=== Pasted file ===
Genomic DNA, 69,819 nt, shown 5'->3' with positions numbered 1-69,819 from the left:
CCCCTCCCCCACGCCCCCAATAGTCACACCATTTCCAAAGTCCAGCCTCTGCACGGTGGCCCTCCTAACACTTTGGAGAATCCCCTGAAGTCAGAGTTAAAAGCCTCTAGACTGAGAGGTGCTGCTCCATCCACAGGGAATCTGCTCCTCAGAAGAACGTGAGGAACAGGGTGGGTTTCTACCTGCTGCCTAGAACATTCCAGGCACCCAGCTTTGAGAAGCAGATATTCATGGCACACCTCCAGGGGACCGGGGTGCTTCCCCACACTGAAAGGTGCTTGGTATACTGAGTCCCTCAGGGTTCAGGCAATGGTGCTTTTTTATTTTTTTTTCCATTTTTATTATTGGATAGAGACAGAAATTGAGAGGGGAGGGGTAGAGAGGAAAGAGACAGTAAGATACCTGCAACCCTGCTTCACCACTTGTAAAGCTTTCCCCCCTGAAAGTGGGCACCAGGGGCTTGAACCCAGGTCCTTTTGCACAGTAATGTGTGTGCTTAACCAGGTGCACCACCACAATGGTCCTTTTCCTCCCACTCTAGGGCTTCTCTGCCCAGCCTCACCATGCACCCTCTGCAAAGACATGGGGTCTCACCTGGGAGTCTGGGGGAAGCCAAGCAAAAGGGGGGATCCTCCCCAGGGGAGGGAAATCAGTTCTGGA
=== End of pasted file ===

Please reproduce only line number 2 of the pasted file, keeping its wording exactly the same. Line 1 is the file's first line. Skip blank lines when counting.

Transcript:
CCCCTCCCCCACGCCCCCAATAGTCACACCATTTCCAAAGTCCAGCCTCTGCACGGTGGCCCTCCTAACACTTTGGAGAATCCCCTGAAGTCAGAGTTAAAAGCCTCTAGACTGAGAGGTGCTGCTCCATCCACAGGGAATCTGCTCCTCAGAAGAACGTGAGGAACAGGGTGGGTTTCTACCTGCTGCCTAGAACATTCCAGGCACCCAGCTTTGAGAAGCAGATATTCATGGCACACCTCCAGGGGACCGGGGTGCTTCCCCACACTGAAAGGTGCTTGGTATACTGAGTCCCTCAGGGTTCAGGCAATGGTGCTTTTTTATTTTTTTTTCCATTTTTATTATTGGATAGAGACAGAAATTGAGAGGGGAGGGGTAGAGAGGAAAGAGACAGTAAGATACCTGCAACCCTGCTTCACCACTTGTAAAGCTTTCCCCCCTGAAAGTGGGCACCAGGGGCTTGAACCCAGGTCCTTTTGCACAGTAATGTGTGTGCTTAACCAGGTGCACCACCACAATGGTCCTTTTCCTCCCACTCTAGGGCTTCTCTGCCCAGCCTCACCATGCACCCTCTGCAAAGACATGGGGTCTCACCTGGGAGTCTGGGGGAAGCCAAGCAAAAGGGGGGATCCTCCCCAGGGGAGGGAAATCAGTTCTGGA